Leeds Marriott Hotel will be hosting a new comic-con next month. There will be special appearances by Game of Thrones stars Ian Gelder, Eugene Simon and Roger Ashton-Griffiths.
And, of course, Andy Burnham.
I’m joking. But, then again, I wouldn’t be surprised if the ubiquitous politician, well known for his role as King of the North in the hit HBO series (sorry, I mean the Labour Party conference) joins them at the Leeds Unleashed event.
There is a tradition of politicians being compared to superheroes. American presidents have particularly enjoyed strutting their stuff as heroic characters destined to save the world; both John F Kennedy and Donald Trump – who, after his coronavirus recovery, wanted to rip open his shirt to reveal a Superman T-shirt – saw themselves as caped crusaders flying to their beleaguered nation’s rescue.
Jeremy Corbyn – remember him? – liked to think of himself as a latter-day Robin Hood, taking from The Few and giving to The Many. And, when he talked about breaking out of the European Union’s “manacles”, Boris Johnson bizarrely invoked The Incredible Hulk.
As for Keir Starmer, well the rumour doing the rounds for a few years – put out, one suspects, by his acolytes – was that the dashing Mark Darcy, played by Colin Firth in the Bridget Jones films, was inspired by the Labour leader. The author of the Bridget books, Helen Fielding, used to live in Morley and apparently knew Starmer when he was studying at Leeds University.
Voters are rightly sceptical of such comparisons. They merely reinforce the perception that our leaders are all vain, attention-seeking narcissists. As if.
Personally, I am very sceptical of Burnham’s claims to be King of the North.
To the unitiated, the American fantasy drama series Game of Thrones dominated the TV landscape during the last decade. After bringing together the northern lords against the threat of the deadly White Walkers, hero Jon Snow was given the title King in the North.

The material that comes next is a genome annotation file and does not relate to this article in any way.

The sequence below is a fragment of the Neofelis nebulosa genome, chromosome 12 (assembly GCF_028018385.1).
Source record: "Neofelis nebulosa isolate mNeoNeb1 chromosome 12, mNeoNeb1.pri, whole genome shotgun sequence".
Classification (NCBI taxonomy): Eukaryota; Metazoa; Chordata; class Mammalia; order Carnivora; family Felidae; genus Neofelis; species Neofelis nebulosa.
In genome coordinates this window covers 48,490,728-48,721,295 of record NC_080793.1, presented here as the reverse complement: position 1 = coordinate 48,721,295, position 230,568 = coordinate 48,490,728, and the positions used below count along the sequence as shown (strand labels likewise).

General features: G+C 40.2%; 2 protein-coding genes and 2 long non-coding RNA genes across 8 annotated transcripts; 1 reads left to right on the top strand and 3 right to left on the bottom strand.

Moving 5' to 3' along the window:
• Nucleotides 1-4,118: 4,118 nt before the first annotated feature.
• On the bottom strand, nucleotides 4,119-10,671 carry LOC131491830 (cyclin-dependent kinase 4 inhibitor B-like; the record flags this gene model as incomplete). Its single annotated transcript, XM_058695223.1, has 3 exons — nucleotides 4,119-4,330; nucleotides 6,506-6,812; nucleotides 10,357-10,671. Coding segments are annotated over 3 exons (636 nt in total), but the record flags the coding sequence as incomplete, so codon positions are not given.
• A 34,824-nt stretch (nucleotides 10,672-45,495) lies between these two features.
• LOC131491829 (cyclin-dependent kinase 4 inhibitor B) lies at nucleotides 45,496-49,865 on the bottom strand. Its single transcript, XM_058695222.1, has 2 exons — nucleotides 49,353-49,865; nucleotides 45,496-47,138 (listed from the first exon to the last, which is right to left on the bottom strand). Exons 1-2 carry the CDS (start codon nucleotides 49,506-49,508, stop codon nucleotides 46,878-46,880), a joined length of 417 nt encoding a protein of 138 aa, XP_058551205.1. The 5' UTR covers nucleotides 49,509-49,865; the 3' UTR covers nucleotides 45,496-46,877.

For the past week in Brighton, Burnham has appeared to be on manoeuvres, positioning himself as the heir to Keir Starmer.
Not for the first time the Greater Manchester mayor, and his supporters, have used the moniker King of the North. They have substituted “of” for “in”, but the intention is clear.
The People’s Andy repeatedly claimed he had no ambitions to return to Westminster and take over as Starmer’s successor. As if.
The former Health Secretary has spent his time wooing activists at conference fringe meetings. He has made some criticisms of Starmer’s approach. There’s nothing wrong with that.
But that dreaded phrase has been used so many times, becoming the focus of a series of memes from social media users. And there is a great deal wrong with that.
As Kevin Maguire wrote in the Daily Mirror: “The King of the North swaggered into town making no secret of his hope to also rule England’s South, Wales, Scotland and Northern Ireland too. He has the aura of a man with a little power who’d like more...”
His supporters argue that he was given the moniker last year after challenging Johnson over the coronavirus clampdown.
Yet he has enthusiastically taken it on board. He has frequently mentioned it at launches, talked about it in interviews and joked about a future kingdom north of the “blue wall”.
Next week he will attend the Conservative conference alongside other northern leaders to discuss “levelling up”. He will be accompanied by fellow mayors Dan Jarvis and Tracy Brabin.
They have been just as active in standing up for northern areas marginalised for decades. All the profile writers, political commentators and media pundits lauding Burnham seem to believe, however, that Manchester is the unofficial capital city of the north.
As usual, they have an obsession with all things Manc. To them, it is obviously the most important place outside London.
Jarvis and Brabin are as committed as Burnham to fighting the huge inequalities between the north and south. But they have been ignored because they are not on manoeuvres.
And, more pertinently, Jarvis represents South Yorkshire and Brabin represents West Yorkshire.
Burnham is not the only king – or indeed queen – defending the north.